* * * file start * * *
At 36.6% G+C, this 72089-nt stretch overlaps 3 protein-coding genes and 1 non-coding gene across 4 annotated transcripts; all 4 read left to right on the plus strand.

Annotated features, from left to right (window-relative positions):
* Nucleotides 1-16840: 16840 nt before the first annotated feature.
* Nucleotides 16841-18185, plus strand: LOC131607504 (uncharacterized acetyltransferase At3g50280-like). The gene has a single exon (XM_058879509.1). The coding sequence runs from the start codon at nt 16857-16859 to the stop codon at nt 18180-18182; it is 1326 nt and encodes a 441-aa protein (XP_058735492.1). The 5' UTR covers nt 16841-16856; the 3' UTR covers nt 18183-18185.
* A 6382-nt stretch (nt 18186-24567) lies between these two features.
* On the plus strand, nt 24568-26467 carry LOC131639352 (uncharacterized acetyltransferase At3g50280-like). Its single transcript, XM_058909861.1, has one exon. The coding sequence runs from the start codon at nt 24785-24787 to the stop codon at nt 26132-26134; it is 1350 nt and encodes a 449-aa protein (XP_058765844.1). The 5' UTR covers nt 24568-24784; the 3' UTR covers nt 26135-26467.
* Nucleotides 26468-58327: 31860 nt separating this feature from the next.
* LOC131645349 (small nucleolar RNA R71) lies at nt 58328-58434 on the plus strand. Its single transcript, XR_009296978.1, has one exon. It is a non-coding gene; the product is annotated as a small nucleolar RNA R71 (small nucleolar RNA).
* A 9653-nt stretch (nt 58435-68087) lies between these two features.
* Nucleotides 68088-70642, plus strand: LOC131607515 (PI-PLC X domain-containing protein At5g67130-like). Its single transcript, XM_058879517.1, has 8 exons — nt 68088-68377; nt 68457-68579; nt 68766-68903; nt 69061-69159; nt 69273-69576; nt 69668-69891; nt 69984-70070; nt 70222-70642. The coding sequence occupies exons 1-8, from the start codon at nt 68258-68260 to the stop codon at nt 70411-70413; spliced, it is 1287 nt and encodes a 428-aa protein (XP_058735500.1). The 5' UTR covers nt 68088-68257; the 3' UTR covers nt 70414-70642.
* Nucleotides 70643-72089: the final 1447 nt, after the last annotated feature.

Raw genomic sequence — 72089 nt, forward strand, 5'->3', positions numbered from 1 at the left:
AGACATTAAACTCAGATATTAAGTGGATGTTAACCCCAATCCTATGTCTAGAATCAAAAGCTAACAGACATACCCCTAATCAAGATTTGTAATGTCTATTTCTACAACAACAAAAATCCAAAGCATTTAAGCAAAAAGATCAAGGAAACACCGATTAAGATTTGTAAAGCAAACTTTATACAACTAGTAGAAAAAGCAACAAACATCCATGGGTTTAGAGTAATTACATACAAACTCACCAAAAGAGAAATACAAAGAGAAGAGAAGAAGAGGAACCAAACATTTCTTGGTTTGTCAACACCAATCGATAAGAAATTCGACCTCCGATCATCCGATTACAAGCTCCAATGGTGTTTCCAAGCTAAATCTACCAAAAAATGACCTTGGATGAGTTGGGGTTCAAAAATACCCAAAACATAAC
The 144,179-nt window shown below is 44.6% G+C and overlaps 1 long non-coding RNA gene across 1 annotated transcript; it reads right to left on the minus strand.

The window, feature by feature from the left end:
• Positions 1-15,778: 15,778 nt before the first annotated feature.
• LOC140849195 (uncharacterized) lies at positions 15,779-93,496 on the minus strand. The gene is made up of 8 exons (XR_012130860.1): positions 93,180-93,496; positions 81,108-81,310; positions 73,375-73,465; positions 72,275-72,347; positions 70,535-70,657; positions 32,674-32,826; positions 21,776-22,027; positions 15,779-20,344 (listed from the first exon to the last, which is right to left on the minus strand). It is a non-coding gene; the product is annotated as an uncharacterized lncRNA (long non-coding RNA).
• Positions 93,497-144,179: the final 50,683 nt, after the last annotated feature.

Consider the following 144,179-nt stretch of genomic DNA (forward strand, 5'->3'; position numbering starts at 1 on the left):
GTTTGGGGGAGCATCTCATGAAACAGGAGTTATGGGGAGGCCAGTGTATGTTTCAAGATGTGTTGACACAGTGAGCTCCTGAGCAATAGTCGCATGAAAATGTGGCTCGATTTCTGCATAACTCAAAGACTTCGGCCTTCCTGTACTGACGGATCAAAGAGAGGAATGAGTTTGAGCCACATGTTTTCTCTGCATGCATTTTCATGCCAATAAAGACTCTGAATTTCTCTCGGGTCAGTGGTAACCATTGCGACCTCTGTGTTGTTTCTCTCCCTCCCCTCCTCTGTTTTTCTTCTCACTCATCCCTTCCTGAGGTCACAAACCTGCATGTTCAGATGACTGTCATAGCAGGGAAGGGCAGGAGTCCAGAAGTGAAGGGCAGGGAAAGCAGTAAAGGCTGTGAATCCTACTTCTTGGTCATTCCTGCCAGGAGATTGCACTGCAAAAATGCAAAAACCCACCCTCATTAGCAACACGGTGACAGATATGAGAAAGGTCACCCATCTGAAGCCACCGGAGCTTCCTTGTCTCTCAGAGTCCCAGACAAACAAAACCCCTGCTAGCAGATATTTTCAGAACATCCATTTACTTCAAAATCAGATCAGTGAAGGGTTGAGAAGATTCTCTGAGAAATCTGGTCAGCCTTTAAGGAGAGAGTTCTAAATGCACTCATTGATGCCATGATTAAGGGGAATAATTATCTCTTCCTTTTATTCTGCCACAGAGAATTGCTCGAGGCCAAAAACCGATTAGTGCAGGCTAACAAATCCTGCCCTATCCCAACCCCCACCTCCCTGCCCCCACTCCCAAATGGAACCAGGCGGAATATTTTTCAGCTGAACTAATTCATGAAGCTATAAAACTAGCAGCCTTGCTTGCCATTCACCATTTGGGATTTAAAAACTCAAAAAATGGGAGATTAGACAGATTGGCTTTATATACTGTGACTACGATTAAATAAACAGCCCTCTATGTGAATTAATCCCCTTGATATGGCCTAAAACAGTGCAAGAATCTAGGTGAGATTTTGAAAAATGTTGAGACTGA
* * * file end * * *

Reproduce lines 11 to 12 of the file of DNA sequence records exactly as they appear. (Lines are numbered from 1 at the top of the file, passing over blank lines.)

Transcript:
* Nucleotides 70643-72089: the final 1447 nt, after the last annotated feature.

Raw genomic sequence — 72089 nt, forward strand, 5'->3', positions numbered from 1 at the left: